Give sorrow words: the grief that does not speak Whispers the o'er-fraught heart, and bids it break Macbeth
Models of Bereavement Five Stage Model Denial Anger Bargaining Depression Acceptance
Models of Bereavement Tasks of Mourning Accept reality of Loss Experience pain of grief Adjust to changed environment To reinvest emotional energy
Models of Bereavement Continuing Bonds Tubingen Longitudinal Study of Bereavement (1991) Only a small minority wanted to change their lives or seek a new partner (17%), Many were seeking to integrate their loss into their life styles and carry on as before, Many still sensed their spouse’s presence and searched for them (even after two years), The deceased still had strong psychological influences over the way the bereaved organised and planned their lives, ‘consulting’ the deceased over major decisions, A report by Shuchter and Zisook (1993) found that many bereaved continued to cherish and nurture the relationship with the deceased.
Models of Bereavement Meaning Reconstruction Relearning the World: Making and Finding Meanings Bereavement as a difficult journey which begins by ‘suffering’: experiencing loss of wholeness; having the lines of connection with larger-life contexts broken; feeling helpless and powerless; missing the physical presence of the loved one; suffering ‘spirit’ and ‘soul’ pain.
Models of Bereavement Meaning Reconstruction Relearning the World: Making and Finding Meanings Relearning takes place in each aspect of our world:- Physical surroundings Social surroundings Our very selves, including our characters Our own self-confidence and self-esteem Our relationships with those who died
Models of Bereavement Meaning Reconstruction Relearning the World: Making and Finding Meanings Grieving is a journey of the heart that brings us to the fullness of life in the flesh and blood, here and now, and into the future with those who still share the earth with us’. Thomas Attig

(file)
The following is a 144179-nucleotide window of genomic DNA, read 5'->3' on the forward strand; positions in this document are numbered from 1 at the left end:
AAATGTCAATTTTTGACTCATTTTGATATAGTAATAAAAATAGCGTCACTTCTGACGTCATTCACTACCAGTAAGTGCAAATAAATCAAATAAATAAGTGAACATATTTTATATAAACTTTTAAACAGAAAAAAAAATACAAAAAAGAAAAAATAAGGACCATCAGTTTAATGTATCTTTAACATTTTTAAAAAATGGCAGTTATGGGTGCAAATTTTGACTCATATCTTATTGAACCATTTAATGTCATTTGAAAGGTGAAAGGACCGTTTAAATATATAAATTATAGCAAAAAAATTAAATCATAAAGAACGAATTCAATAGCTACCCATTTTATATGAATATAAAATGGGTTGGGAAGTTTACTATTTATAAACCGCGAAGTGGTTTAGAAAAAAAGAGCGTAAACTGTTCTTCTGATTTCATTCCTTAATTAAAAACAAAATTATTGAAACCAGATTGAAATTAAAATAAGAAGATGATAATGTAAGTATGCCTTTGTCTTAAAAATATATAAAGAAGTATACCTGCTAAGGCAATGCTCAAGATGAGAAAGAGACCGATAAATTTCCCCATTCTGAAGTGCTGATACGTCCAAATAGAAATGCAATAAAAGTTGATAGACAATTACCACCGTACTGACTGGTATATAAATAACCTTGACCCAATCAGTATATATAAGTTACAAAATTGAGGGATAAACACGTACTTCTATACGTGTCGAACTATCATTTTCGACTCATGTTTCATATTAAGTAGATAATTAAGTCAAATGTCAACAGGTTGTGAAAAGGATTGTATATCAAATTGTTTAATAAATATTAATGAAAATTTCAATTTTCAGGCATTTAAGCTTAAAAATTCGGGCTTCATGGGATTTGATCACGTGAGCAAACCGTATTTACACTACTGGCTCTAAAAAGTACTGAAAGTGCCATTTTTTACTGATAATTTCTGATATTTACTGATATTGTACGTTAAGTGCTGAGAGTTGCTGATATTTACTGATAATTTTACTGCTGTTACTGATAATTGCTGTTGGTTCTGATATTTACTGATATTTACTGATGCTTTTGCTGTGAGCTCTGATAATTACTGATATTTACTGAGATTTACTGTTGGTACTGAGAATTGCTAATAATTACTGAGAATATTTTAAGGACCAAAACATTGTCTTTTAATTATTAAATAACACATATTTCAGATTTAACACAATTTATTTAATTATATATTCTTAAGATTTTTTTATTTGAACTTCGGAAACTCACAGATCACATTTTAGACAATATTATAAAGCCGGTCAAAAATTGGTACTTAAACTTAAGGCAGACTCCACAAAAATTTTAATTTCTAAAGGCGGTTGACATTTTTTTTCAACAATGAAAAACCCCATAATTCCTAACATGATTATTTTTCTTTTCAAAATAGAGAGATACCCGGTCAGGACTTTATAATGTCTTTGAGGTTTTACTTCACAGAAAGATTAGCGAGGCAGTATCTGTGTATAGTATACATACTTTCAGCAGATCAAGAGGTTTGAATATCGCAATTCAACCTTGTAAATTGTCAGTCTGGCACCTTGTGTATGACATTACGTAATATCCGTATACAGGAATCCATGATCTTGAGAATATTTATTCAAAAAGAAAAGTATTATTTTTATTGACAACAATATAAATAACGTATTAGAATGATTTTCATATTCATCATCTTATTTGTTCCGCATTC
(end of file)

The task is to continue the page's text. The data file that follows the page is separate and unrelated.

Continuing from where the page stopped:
Models of Bereavement Dual Process Loss versus restoration orientation Loss-orientation: Dealing with or processing some aspect of the loss experience Focusing on the relationship, tie, or bond with the deceased Yearning for the deceased
Models of Bereavement Restoration orientation: Adjustment to substantial changes Mastering the tasks the deceased used to do (finances, cooking) Arranging the reorganisation of life Development of a new identity from ‘spouse’ to ‘widow(er)’ / ‘parent’ / ‘parent of deceased child’.
Bereavement Services Palliative Care & End of Life Bereavement is an inevitable part of our lives. The process of grieving is a natural consequence of loss
Bereavement Services A service will be offered to family and friends of adults who have been, or currently are, under the care of the Cancer and Palliative Care Teams
Bereavement Services To offer appropriate and timely support to those who are about to be or are bereaved
Bereavement Services Level 3 Specialist Support Level 2 Bereavement Volunteer Support Level 1 Family, Friends, Existing Social Networks, Information
Bereavement Services Case Example One “You’re not like other blokes.” Case Example Two “This grief thing’s a funny old business.”
Bereavement Services Contact Details: John Hayes (Bereavement Service Co-ordinator) Tel: 01922 602571 e-mail: email@example.com Liza Burnell (Family Bereavement Support Worker) Tel: 01922 602572 e-mail: firstname.lastname@example.org Walsall Palliative Care Centre Goscote Lane Walsall WS3 1SJ